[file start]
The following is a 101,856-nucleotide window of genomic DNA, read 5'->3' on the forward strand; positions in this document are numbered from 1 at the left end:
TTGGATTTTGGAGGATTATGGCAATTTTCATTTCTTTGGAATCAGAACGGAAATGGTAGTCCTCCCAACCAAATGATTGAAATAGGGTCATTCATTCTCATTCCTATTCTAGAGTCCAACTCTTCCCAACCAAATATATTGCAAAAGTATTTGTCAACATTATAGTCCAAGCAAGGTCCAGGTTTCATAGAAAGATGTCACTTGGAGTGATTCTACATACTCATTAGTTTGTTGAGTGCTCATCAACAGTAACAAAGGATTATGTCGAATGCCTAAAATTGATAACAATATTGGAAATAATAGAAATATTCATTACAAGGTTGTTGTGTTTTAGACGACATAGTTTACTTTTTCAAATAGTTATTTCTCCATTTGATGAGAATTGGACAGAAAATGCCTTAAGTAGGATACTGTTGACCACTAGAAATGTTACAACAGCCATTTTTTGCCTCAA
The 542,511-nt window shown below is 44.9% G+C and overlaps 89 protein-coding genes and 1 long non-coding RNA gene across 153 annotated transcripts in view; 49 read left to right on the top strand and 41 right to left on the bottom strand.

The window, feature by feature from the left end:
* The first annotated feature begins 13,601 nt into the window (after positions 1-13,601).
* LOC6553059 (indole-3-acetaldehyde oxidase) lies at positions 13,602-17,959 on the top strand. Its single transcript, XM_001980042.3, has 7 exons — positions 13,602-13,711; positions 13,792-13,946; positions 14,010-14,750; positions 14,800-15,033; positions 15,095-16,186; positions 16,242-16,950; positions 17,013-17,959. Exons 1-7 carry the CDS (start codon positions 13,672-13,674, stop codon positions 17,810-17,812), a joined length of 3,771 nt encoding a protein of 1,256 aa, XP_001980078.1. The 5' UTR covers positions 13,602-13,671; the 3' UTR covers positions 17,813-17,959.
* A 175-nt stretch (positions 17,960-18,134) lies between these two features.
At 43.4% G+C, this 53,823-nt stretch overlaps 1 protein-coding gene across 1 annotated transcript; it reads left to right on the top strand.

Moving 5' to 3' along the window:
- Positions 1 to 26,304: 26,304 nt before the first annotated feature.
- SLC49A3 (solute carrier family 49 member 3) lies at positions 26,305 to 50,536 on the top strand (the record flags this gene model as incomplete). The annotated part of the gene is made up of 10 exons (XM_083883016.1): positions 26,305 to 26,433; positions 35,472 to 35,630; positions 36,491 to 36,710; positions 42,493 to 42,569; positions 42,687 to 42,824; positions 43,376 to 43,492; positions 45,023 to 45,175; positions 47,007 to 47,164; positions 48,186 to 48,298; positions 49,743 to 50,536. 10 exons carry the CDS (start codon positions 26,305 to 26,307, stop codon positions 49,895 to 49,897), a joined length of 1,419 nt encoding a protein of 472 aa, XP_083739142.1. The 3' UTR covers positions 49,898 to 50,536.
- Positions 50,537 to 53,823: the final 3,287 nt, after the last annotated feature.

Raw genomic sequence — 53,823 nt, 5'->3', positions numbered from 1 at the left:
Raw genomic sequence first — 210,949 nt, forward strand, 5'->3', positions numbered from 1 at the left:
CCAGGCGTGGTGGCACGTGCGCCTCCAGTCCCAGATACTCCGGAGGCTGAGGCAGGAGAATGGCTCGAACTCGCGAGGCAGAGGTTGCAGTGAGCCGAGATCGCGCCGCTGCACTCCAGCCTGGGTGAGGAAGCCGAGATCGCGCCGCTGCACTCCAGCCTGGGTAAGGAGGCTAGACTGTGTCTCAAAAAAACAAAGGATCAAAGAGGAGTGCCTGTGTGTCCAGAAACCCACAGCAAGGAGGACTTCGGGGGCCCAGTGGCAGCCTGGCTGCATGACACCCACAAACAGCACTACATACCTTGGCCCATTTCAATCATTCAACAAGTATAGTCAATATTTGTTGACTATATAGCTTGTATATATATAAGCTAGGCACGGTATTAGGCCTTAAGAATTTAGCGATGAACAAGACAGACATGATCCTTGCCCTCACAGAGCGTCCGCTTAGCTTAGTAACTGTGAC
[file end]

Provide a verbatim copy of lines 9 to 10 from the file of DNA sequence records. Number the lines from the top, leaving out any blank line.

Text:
Moving 5' to 3' along the window:
- Positions 1 to 26,304: 26,304 nt before the first annotated feature.